Q and A on Guardian Angels

I received an e-mail from a reader with a series of questions on guardian angels. Here are the questions and my answers. My answers are in the realm of speculative theology.

Q: “Does my guardian angel know what I am thinking?”

A: Not every thought. The holy angels and blessed souls in Heaven only know what they ordinately wish to know, in accord with the will of God.

Q: “Can my guardian angel (or the priest’s) hear [what I am saying in] my Confessions?”

A: No. See my answer above. Guardian angels do not wish to know anything that they should not know.

Q: “Are all guardian angels, angels or are some archangels or higher?”

A: I think they are all (or mostly) angels, and not of the higher orders, but I cannot be sure.

Q: “Is each guardian angel “given” just one human, and does each human have just one guardian angel?”

A: Angels have existed since before humanity existed and there are very many of them. So I suppose that each guardian angel has only one human at a time, but a number of humans in succession, one lifetime at a time.

Q: “Are guardian angels with the suffering souls in Purgatory?”

A: I think they can visit them and pray for them, but they do not suffer with them.

Q: “What happens to a guardian angel whose human goes to Hell?”

A: He is perhaps assigned to a new human person.

Q: “Is it true that there will be exactly as many humans in Heaven as there were angels who fell?”

A: Not at all. The offer of salvation is universal, and therefore it is not limited by such a claim, regardless of how large or small the number of fallen angels may be.

by
Ronald L. Conte Jr.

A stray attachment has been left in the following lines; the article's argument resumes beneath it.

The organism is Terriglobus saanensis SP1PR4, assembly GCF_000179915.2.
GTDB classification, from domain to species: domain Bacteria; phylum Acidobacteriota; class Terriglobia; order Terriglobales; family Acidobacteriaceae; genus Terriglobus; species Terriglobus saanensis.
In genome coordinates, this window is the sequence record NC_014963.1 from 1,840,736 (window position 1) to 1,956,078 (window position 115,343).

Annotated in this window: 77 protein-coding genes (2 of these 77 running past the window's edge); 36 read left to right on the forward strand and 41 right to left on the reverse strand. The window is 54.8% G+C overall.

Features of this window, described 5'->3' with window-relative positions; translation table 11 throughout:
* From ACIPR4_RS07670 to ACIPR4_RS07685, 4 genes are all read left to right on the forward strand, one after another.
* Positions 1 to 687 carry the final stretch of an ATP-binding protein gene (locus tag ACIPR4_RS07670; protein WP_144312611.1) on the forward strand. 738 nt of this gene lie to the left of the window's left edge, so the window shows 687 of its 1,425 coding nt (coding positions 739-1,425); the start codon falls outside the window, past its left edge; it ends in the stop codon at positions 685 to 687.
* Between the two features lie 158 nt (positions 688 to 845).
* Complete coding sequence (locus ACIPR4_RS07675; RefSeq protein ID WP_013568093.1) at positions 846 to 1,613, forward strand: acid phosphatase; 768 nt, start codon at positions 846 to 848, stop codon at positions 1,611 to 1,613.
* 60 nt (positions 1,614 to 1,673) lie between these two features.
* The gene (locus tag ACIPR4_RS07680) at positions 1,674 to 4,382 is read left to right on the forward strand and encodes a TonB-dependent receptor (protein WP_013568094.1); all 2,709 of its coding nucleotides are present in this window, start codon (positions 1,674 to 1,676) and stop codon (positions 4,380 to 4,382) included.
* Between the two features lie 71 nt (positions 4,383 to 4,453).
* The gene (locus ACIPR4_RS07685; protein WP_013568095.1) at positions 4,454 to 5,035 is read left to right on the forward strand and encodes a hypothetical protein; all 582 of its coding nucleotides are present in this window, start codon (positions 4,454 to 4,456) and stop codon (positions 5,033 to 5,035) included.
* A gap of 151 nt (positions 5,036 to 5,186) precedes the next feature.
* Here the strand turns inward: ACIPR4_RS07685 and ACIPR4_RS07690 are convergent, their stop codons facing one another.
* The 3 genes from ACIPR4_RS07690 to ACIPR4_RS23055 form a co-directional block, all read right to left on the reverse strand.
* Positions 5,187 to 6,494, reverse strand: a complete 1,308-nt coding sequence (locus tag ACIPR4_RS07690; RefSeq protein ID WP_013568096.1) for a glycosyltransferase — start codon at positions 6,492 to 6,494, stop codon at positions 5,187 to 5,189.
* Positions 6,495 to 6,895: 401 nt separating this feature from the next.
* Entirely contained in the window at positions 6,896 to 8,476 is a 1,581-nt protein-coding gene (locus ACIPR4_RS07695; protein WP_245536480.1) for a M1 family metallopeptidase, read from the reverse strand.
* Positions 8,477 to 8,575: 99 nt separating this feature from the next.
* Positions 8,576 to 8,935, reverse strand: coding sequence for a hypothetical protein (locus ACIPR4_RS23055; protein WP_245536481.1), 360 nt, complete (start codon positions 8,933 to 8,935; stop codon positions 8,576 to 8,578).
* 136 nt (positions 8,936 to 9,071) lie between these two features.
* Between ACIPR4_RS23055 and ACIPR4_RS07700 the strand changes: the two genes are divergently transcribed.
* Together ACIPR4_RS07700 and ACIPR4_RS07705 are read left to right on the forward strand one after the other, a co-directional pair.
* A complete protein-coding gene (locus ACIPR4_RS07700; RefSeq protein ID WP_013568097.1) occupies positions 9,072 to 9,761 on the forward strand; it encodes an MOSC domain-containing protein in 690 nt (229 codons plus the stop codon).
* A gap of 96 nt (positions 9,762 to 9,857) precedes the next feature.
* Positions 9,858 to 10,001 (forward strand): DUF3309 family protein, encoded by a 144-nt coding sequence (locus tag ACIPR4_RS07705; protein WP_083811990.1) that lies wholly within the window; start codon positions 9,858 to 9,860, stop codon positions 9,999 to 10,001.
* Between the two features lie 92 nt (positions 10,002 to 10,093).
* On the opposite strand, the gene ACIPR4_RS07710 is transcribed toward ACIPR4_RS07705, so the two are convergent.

Roman Catholic theologian and translator of the Catholic Public Domain Version of the Bible.

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One Response to Q and A on Guardian Angels

  1. Tom Mazanec says:

    I am the questioner.
    I had hesitated to ask these “silly” or “trivial” questions of Mr. Conte because of his back trouble (I have had some minor experience in that department myself, so I could sympathize), not wanting to burden him when he was in such pain. Finally I decided to ask, thinking he would most likely just send the email to the circular file but just might answer it.
    He not only answered but asked permission to post the questions. I was glad to have helped him write his blog. I hope he gets better.
    I consider him an online friend. Each night I thank God for having given me such a wonderful life and for Jesus’ dying so my sins could be forgiven, a prayer for my family and friends, a prayer for my father in Purgatory, one for my mother in Purgatory, and an Act of Contrition. I let God decide which friend or relative to apply my prayer to. Perhaps Mr. Conte was one.

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